4.  Simplifying the Consent Process for Housebuilding

Forget gimmicks such as pd for beds in cowsheds or windowless beds in converted offices.  They produced a one off burst in housebuilding but at an appalling cost in terms of quality and in many locations such as London have actually slowed redevelopment by making it harder to assemble comprehensive sites.  If you want to see this disaster repeated give PD rights to develop Fulham Favella extra stories on top of existing houses, making London’s roofline as ugly as Kabul’s.  A general rule to ministers’ if an ‘easy solution’ to planning problems appears in a Policy Exchange pamphlet 95% chance it wont work (they have form). However even though sites might be allocated in local plans this doesn’t give them planning permission.  This is a unique, failed and idiosyncratic feature of the English discretionary planning system. Over the past 7 years or so we have moved in small steps towards the continental zoning and subdivision system – but we still have not rolled out a system for granting permission in principle for sites allocated in development plans, nor have we a proper system for granting ‘masterplanning consent’ to layout and subdivide allocated sites.

5.  Building Beautifully

Concern for Beauty was a major concern for many interwar writers on planning who bemoaned the poor quality rubbish produced by most housebuilders.  Despite this it was the time when we produced most housing.  The biggest barrier is not a lack of concern for quality in planning but a poor quality product of most mass housebuilders.  This is particularly the case where timber frame is the norm outside the South East of England, where despite a move to quasi modularisation in timber frame the standard product is in most cases worse than awful.  There is a world of difference between (mostly social) builders such as Swan and A2 Dominion who have worked with architects and urban designers to produce modular standard designs as good as anything you see in Europe and the big housebuilders whose standard designes and layouts in many cases never go near an architects or urban designer.  Time for the minister to name and shame.

6.  Standards

One area of major progress has been standards with a shift away from stripping away standards on matters such as energy consumption and inserting standards into the building regs.  This is going well and no need to disrupt it.

7.  The Challenge of Zero Carbon Housing

New sites will have to be zero carbon but there is no clear model as to what technology they will use and how you will deal with residual emissions (do you bring in allowable solutions for example combing it with the net positive agenda).  This is the area the ministry’s research agenda should be focussed on.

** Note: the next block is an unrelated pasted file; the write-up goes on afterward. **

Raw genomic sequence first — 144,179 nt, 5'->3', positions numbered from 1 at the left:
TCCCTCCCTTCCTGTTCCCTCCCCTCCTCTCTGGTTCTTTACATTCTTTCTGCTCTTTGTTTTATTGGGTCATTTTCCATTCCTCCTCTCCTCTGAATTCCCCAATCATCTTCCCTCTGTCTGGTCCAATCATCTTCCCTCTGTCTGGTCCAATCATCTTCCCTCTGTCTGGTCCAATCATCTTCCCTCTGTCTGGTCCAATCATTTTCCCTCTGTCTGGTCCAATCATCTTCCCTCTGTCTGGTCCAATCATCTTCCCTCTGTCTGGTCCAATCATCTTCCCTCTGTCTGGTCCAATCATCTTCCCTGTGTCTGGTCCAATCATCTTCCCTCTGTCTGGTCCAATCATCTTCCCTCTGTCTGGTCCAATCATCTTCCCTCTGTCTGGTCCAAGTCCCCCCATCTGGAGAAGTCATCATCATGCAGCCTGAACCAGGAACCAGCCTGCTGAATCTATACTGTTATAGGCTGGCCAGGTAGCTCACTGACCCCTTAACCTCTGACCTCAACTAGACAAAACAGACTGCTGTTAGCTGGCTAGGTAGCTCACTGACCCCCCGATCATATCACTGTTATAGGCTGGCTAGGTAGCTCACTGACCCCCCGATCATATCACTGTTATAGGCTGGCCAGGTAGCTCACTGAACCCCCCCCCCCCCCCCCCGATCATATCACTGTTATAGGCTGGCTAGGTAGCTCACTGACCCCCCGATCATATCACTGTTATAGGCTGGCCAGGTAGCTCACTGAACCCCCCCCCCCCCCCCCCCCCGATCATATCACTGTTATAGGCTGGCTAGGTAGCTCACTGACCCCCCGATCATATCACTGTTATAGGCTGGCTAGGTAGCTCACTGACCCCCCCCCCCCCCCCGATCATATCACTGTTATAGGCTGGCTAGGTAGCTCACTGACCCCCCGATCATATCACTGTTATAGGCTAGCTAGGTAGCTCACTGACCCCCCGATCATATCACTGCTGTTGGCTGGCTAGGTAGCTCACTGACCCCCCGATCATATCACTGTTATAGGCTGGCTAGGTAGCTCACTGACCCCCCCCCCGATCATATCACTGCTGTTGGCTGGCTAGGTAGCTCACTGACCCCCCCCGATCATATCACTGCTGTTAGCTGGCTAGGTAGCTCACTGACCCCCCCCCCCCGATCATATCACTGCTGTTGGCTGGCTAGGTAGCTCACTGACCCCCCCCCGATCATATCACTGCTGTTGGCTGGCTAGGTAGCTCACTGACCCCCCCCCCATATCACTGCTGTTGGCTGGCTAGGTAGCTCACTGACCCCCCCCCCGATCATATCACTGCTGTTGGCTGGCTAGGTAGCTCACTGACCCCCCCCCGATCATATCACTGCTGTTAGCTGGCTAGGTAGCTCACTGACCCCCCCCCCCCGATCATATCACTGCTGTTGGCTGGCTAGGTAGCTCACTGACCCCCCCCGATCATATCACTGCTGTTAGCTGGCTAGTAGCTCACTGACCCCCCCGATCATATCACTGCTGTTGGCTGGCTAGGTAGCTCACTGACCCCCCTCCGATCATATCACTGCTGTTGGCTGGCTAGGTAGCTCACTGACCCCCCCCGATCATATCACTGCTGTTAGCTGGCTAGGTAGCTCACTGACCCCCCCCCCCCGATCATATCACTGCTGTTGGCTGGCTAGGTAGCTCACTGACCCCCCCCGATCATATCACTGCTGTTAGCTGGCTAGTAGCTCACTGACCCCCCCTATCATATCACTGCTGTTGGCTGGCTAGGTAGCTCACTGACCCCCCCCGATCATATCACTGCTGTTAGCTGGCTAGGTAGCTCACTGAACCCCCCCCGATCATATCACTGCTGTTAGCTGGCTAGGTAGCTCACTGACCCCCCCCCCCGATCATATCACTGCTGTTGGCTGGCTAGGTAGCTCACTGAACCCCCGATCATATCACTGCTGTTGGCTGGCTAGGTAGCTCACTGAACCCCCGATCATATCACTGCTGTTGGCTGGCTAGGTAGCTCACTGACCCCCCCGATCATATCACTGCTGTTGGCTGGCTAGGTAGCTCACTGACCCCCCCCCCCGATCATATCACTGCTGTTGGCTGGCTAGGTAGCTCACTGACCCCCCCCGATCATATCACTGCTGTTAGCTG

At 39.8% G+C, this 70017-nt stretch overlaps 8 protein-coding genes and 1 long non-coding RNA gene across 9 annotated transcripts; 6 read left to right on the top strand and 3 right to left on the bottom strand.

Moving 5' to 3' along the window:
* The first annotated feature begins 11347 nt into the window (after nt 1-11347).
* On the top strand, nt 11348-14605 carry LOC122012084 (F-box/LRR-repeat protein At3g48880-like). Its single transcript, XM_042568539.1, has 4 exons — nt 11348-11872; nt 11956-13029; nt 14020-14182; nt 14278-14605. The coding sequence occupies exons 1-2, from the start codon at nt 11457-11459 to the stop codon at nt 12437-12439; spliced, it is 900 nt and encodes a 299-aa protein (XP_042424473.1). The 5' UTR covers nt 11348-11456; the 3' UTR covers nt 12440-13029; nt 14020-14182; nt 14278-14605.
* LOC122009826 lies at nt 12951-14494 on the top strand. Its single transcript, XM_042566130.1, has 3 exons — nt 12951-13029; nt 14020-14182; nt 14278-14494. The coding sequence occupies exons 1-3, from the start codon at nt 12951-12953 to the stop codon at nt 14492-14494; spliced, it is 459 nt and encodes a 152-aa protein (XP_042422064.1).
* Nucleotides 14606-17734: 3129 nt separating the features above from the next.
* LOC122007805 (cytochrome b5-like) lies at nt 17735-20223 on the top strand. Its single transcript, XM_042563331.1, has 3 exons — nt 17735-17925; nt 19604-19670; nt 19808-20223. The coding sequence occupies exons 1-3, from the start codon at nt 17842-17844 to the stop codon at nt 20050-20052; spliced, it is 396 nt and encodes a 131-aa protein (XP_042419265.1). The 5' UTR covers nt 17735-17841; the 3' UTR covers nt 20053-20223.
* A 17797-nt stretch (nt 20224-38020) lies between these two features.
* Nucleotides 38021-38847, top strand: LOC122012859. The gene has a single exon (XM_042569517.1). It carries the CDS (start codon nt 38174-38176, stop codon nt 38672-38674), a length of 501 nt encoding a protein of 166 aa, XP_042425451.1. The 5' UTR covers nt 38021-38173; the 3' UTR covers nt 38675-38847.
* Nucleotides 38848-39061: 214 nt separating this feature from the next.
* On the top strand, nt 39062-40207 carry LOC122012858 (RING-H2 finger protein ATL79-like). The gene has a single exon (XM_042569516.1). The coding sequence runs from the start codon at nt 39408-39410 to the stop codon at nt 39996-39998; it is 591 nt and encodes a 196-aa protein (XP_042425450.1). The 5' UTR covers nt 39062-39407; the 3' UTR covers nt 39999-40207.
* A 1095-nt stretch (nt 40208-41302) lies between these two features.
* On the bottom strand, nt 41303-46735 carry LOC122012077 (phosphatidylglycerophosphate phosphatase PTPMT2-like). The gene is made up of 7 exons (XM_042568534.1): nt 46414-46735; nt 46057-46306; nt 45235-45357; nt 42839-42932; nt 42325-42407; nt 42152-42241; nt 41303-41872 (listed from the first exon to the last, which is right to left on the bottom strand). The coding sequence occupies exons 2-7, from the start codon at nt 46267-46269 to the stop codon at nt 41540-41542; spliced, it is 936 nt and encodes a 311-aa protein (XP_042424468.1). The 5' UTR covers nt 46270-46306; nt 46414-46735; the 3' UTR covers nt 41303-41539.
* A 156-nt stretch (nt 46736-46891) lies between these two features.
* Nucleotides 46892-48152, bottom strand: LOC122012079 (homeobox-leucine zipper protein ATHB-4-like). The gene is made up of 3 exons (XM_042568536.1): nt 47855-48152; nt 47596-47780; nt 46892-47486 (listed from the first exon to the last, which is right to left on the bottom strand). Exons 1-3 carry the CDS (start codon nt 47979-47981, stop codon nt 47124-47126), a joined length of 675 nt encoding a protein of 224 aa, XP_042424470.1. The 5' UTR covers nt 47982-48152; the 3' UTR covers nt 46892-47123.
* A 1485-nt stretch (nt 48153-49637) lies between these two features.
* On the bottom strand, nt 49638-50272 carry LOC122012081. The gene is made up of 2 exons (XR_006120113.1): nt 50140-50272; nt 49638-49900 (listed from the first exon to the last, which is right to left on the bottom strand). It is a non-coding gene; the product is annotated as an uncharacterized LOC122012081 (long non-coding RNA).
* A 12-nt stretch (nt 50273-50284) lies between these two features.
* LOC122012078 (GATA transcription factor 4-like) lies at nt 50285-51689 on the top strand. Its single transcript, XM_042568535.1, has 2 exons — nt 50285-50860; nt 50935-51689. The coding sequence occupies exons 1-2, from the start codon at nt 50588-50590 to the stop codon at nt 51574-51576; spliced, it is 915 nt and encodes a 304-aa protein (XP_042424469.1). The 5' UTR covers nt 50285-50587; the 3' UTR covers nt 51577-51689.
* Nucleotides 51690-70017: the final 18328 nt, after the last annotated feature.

8.  Keeping Land Value Capture Simple

The clamour to ‘sort out CIL’ and section 106 is dying down, this is because CIL is operating at a reasonable level for residual impacts on small sites in most parts of the country and where it is not in place in many cases it will never be viable to introduce.

What we lack is a simple mechanism to capture land value on strategic sites where CIL should the zero rated.  There government has hinted that the operation of the Pointe Gourde Rule will render the need for reform of the Land Compensation Act (somit operates on existing use value) unecessary.  The problem is this requires CPO and cuts landowners off at the knees.  It would be much simpler to reform the land compensation laws so that landowners kept 25% of the unearned increment (a legal precedent dating back to the 12th Century) giving an incentive for landowners to hand land over to the developer or local authority early., and for local authorities to bring forward large sites so they have the funding to develop social housing.

Unlocking this uplift is key to broadening options on home ownership, if you dont yuo will just boost land prices and housebuilder profits (like Help to Buy.  A good scheme is the ‘Camberra Solution’ where you buy the house but not the land and the state (who has controls the land) charges a low ground rent to cover costs only – you can read about this here.  It can halve costs of home ownership.

9. Speeding up Planning

One area where the process is working well is with planning performance agreements, indeed my experience is you only ever get an acceptable level of service (or planning officer at all) where you negotiate a PPA.  The Accelerating Planning Green Paper will give an opportunity for process improvements for medium and smaller scaled planning applications.

One priority should be increasing investment in and remuneration of conservation officers.  If we value our national heritage it requires a corps of professionally trained officers to manage it.  These are dying out as they typically earn less than non specialist officers (as they dont line manage) and courses are closing down.  Within 15 years we will have no conservation officers if nothing is done.  If this were nurses or teachers the government would intervene.